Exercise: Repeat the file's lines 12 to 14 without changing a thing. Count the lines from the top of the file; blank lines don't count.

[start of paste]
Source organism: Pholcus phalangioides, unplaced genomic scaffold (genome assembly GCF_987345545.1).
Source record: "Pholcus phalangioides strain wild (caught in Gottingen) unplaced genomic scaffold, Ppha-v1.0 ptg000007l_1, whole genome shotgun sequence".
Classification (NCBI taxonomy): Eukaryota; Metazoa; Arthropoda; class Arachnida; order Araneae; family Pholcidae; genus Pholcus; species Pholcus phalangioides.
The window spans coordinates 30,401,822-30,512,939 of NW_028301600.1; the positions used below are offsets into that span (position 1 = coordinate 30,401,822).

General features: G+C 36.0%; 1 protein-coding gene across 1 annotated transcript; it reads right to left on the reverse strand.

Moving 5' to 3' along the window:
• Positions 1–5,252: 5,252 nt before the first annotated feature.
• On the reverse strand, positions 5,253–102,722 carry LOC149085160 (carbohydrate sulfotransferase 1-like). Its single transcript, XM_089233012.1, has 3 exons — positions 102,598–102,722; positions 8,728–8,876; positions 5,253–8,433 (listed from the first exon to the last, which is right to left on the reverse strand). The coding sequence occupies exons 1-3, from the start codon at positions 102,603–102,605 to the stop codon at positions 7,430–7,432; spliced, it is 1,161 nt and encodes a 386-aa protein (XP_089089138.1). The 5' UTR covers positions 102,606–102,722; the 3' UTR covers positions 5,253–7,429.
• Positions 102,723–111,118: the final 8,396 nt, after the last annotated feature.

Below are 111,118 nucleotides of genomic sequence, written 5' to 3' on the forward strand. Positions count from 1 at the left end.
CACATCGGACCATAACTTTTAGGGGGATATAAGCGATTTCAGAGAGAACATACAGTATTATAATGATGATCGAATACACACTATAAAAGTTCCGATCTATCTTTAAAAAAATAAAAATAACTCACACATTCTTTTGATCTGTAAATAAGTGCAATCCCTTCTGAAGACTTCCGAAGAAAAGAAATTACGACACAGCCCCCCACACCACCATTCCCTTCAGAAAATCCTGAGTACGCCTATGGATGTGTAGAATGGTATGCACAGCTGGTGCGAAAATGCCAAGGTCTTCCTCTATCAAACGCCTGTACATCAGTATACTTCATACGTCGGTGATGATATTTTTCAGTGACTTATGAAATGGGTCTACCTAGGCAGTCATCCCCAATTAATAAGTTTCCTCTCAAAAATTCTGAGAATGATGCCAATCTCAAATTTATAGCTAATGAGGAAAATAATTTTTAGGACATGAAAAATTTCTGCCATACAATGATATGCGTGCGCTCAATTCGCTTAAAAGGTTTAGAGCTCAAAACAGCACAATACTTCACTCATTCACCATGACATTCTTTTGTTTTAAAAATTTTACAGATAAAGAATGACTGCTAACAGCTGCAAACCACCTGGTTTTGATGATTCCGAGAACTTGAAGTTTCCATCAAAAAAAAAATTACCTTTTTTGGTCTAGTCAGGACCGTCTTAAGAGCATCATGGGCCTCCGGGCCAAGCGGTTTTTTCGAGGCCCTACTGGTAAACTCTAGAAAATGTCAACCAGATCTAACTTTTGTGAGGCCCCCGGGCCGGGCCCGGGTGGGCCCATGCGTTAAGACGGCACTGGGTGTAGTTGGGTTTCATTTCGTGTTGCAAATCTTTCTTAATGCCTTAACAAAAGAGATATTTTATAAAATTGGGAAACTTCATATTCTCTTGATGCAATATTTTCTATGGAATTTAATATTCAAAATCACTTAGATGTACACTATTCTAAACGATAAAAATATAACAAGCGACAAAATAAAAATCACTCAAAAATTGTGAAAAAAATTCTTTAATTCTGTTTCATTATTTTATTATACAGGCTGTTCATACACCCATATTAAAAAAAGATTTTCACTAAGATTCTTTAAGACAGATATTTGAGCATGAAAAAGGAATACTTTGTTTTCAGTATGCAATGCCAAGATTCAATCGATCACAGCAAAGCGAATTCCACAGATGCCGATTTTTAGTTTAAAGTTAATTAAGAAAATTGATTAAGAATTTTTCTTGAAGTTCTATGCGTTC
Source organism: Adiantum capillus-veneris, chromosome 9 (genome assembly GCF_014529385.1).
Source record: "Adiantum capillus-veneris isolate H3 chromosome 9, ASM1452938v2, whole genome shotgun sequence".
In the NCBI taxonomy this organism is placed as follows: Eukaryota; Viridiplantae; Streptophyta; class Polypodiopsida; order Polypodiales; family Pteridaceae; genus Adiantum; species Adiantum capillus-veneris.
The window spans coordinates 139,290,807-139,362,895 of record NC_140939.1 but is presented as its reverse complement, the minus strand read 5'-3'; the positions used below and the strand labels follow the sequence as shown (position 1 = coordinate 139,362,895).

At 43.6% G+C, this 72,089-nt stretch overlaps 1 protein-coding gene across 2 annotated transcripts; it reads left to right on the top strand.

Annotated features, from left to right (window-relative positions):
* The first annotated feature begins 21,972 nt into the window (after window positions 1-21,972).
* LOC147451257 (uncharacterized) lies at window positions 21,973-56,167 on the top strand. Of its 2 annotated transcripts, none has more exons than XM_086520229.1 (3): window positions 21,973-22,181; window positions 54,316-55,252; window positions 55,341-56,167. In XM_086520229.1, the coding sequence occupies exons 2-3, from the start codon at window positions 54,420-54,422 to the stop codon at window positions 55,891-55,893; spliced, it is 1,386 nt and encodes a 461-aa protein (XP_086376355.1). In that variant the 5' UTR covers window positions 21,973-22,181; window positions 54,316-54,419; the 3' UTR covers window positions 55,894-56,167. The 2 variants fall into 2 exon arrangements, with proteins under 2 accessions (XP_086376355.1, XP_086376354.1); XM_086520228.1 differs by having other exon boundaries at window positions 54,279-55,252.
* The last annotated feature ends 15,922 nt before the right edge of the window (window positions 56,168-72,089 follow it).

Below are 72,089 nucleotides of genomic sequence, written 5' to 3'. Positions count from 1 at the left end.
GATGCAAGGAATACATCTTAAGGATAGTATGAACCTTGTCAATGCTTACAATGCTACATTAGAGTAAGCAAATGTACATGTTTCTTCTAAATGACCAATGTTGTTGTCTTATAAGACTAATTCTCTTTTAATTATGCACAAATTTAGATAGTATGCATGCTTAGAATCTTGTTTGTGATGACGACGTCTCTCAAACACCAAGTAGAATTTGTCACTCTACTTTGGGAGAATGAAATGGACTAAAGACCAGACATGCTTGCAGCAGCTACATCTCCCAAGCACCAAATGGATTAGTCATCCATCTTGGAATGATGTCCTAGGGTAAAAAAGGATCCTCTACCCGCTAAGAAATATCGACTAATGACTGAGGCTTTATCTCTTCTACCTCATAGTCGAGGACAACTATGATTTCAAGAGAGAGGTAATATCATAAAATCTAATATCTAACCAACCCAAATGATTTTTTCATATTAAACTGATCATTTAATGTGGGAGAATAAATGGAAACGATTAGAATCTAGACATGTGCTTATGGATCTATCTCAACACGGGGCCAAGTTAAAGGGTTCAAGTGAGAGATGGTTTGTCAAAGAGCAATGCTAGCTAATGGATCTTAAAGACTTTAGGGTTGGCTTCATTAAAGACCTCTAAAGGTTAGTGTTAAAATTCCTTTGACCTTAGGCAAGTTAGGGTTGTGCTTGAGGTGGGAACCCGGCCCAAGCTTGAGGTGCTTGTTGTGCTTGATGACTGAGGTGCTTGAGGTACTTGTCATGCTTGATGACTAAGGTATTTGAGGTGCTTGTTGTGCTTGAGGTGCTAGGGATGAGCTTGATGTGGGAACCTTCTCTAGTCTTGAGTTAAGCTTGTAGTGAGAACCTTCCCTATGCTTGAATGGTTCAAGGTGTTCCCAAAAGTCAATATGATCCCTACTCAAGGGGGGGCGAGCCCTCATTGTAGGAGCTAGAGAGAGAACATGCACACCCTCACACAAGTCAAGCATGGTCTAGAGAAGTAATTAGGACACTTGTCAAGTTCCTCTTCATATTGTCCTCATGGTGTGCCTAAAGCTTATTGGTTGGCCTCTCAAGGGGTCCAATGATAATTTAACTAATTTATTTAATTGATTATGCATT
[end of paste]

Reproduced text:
Source organism: Adiantum capillus-veneris, chromosome 9 (genome assembly GCF_014529385.1).
Source record: "Adiantum capillus-veneris isolate H3 chromosome 9, ASM1452938v2, whole genome shotgun sequence".
In the NCBI taxonomy this organism is placed as follows: Eukaryota; Viridiplantae; Streptophyta; class Polypodiopsida; order Polypodiales; family Pteridaceae; genus Adiantum; species Adiantum capillus-veneris.